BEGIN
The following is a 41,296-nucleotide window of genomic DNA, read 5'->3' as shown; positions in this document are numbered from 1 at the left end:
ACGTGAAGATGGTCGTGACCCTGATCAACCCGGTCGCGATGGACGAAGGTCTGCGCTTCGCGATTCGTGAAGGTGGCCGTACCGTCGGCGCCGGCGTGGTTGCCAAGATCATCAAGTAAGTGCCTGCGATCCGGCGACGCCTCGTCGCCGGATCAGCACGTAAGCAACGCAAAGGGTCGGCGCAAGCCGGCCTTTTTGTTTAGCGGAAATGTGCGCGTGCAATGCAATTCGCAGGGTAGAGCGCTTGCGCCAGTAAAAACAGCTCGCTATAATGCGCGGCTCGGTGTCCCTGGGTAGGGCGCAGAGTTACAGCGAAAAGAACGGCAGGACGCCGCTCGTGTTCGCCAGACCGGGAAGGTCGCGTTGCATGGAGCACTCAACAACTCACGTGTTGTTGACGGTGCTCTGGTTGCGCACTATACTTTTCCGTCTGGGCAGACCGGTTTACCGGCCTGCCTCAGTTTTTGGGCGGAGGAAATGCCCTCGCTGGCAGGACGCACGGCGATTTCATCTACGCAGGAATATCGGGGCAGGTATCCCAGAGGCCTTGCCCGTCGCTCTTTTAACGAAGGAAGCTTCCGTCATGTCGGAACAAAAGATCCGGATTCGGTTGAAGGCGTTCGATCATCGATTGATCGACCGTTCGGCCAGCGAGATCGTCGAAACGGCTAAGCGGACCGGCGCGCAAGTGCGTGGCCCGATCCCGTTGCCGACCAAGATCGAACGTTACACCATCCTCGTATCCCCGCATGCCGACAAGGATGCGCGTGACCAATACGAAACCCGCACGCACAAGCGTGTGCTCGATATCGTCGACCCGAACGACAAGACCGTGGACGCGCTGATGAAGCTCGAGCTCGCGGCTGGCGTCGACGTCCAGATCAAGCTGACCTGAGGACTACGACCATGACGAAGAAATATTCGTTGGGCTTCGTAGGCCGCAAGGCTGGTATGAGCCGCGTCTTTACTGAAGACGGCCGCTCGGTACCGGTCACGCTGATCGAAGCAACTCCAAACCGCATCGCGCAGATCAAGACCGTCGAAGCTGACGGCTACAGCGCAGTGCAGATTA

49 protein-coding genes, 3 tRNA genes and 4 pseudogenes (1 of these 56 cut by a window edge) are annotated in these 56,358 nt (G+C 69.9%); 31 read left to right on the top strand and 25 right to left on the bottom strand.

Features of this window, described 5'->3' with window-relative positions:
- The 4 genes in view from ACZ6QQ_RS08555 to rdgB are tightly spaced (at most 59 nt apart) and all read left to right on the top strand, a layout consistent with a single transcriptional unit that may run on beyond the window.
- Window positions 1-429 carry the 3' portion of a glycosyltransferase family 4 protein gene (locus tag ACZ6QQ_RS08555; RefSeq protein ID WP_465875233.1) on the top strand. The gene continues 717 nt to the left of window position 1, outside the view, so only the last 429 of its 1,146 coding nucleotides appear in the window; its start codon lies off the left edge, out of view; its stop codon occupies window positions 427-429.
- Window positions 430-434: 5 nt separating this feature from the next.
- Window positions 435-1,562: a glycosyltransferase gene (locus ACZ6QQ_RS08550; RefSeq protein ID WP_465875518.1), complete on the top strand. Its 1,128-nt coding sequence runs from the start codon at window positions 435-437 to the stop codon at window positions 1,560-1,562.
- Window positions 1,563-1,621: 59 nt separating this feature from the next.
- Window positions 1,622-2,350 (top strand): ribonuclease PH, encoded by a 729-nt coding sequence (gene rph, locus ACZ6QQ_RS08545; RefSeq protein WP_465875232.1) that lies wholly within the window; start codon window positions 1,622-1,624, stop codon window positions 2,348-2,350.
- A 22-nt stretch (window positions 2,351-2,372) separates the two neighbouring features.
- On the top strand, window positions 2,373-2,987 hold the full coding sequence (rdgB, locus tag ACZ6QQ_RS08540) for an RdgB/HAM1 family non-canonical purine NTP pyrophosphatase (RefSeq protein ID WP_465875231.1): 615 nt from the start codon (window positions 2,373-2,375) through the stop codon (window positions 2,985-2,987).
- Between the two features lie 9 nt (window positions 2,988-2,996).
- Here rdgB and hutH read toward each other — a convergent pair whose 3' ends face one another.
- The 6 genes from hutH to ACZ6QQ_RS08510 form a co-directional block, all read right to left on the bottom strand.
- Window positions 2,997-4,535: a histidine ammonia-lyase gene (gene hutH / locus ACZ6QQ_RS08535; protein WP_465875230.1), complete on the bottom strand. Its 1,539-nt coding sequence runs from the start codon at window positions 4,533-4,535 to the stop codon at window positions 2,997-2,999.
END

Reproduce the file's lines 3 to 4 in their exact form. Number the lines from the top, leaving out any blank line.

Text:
49 protein-coding genes, 3 tRNA genes and 4 pseudogenes (1 of these 56 cut by a window edge) are annotated in these 56,358 nt (G+C 69.9%); 31 read left to right on the top strand and 25 right to left on the bottom strand.

Features of this window, described 5'->3' with window-relative positions: